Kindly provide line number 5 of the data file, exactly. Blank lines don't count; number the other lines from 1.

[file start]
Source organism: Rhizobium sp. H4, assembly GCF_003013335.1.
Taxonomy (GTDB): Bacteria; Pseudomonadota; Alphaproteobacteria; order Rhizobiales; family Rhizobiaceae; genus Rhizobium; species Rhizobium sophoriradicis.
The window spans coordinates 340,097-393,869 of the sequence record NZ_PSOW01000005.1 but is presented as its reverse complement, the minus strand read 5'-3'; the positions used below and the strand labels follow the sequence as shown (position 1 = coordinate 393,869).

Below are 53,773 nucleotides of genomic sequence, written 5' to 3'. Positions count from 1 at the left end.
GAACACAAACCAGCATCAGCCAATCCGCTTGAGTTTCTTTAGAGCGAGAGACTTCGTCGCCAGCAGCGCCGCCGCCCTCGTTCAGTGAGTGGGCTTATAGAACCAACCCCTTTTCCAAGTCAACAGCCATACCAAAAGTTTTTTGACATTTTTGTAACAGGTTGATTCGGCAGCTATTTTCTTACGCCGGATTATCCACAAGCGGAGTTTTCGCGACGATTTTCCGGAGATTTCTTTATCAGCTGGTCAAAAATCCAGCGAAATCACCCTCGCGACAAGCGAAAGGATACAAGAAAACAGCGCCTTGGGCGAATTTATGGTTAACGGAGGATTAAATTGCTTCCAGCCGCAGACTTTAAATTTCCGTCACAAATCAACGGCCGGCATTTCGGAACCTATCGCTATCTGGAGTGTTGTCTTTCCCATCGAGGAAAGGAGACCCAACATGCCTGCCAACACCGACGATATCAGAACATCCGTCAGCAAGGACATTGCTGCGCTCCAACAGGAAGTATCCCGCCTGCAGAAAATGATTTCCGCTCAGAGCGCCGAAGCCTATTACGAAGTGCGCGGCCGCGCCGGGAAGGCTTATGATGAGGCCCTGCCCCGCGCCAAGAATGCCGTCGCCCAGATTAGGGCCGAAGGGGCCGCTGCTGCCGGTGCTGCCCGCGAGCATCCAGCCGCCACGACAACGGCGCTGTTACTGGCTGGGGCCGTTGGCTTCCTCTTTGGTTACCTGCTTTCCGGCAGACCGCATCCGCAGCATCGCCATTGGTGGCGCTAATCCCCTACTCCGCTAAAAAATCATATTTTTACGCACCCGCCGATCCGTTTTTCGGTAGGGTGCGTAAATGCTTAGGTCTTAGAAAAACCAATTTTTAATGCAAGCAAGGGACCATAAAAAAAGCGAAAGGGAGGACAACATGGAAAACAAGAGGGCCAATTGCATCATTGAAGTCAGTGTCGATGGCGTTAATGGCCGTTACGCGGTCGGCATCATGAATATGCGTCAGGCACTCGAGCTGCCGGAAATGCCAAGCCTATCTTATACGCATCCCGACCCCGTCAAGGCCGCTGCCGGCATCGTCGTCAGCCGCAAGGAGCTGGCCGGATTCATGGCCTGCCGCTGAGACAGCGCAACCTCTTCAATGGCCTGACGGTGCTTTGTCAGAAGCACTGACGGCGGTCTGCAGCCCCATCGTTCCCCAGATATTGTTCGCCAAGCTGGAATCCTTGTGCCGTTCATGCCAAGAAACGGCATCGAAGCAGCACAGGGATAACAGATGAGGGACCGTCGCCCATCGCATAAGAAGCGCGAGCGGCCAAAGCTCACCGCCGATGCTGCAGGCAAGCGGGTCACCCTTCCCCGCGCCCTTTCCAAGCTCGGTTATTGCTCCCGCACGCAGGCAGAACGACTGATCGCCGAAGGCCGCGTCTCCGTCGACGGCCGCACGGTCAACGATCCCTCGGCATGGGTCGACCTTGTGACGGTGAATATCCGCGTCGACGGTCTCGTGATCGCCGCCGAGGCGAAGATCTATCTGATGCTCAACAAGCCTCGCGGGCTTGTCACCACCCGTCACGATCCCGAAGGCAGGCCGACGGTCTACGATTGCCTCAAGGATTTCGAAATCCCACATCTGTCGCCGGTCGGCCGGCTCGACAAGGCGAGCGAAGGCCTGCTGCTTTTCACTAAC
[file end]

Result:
GAACACAAACCAGCATCAGCCAATCCGCTTGAGTTTCTTTAGAGCGAGAGACTTCGTCGCCAGCAGCGCCGCCGCCCTCGTTCAGTGAGTGGGCTTATAGAACCAACCCCTTTTCCAAGTCAACAGCCATACCAAAAGTTTTTTGACATTTTTGTAACAGGTTGATTCGGCAGCTATTTTCTTACGCCGGATTATCCACAAGCGGAGTTTTCGCGACGATTTTCCGGAGATTTCTTTATCAGCTGGTCAAAAATCCAGCGAAATCACCCTCGCGACAAGCGAAAGGATACAAGAAAACAGCGCCTTGGGCGAATTTATGGTTAACGGAGGATTAAATTGCTTCCAGCCGCAGACTTTAAATTTCCGTCACAAATCAACGGCCGGCATTTCGGAACCTATCGCTATCTGGAGTGTTGTCTTTCCCATCGAGGAAAGGAGACCCAACATGCCTGCCAACACCGACGATATCAGAACATCCGTCAGCAAGGACATTGCTGCGCTCCAACAGGAAGTATCCCGCCTGCAGAAAATGATTTCCGCTCAGAGCGCCGAAGCCTATTACGAAGTGCGCGGCCGCGCCGGGAAGGCTTATGATGAGGCCCTGCCCCGCGCCAAGAATGCCGTCGCCCAGATTAGGGCCGAAGGGGCCGCTGCTGCCGGTGCTGCCCGCGAGCATCCAGCCGCCACGACAACGGCGCTGTTACTGGCTGGGGCCGTTGGCTTCCTCTTTGGTTACCTGCTTTCCGGCAGACCGCATCCGCAGCATCGCCATTGGTGGCGCTAATCCCCTACTCCGCTAAAAAATCATATTTTTACGCACCCGCCGATCCGTTTTTCGGTAGGGTGCGTAAATGCTTAGGTCTTAGAAAAACCAATTTTTAATGCAAGCAAGGGACCATAAAAAAAGCGAAAGGGAGGACAACATGGAAAACAAGAGGGCCAATTGCATCATTGAAGTCAGTGTCGATGGCGTTAATGGCCGTTACGCGGTCGGCATCATGAATATGCGTCAGGCACTCGAGCTGCCGGAAATGCCAAGCCTATCTTATACGCATCCCGACCCCGTCAAGGCCGCTGCCGGCATCGTCGTCAGCCGCAAGGAGCTGGCCGGATTCATGGCCTGCCGCTGAGACAGCGCAACCTCTTCAATGGCCTGACGGTGCTTTGTCAGAAGCACTGACGGCGGTCTGCAGCCCCATCGTTCCCCAGATATTGTTCGCCAAGCTGGAATCCTTGTGCCGTTCATGCCAAGAAACGGCATCGAAGCAGCACAGGGATAACAGATGAGGGACCGTCGCCCATCGCATAAGAAGCGCGAGCGGCCAAAGCTCACCGCCGATGCTGCAGGCAAGCGGGTCACCCTTCCCCGCGCCCTTTCCAAGCTCGGTTATTGCTCCCGCACGCAGGCAGAACGACTGATCGCCGAAGGCCGCGTCTCCGTCGACGGCCGCACGGTCAACGATCCCTCGGCATGGGTCGACCTTGTGACGGTGAATATCCGCGTCGACGGTCTCGTGATCGCCGCCGAGGCGAAGATCTATCTGATGCTCAACAAGCCTCGCGGGCTTGTCACCACCCGTCACGATCCCGAAGGCAGGCCGACGGTCTACGATTGCCTCAAGGATTTCGAAATCCCACATCTGTCGCCGGTCGGCCGGCTCGACAAGGCGAGCGAAGGCCTGCTGCTTTTCACTAAC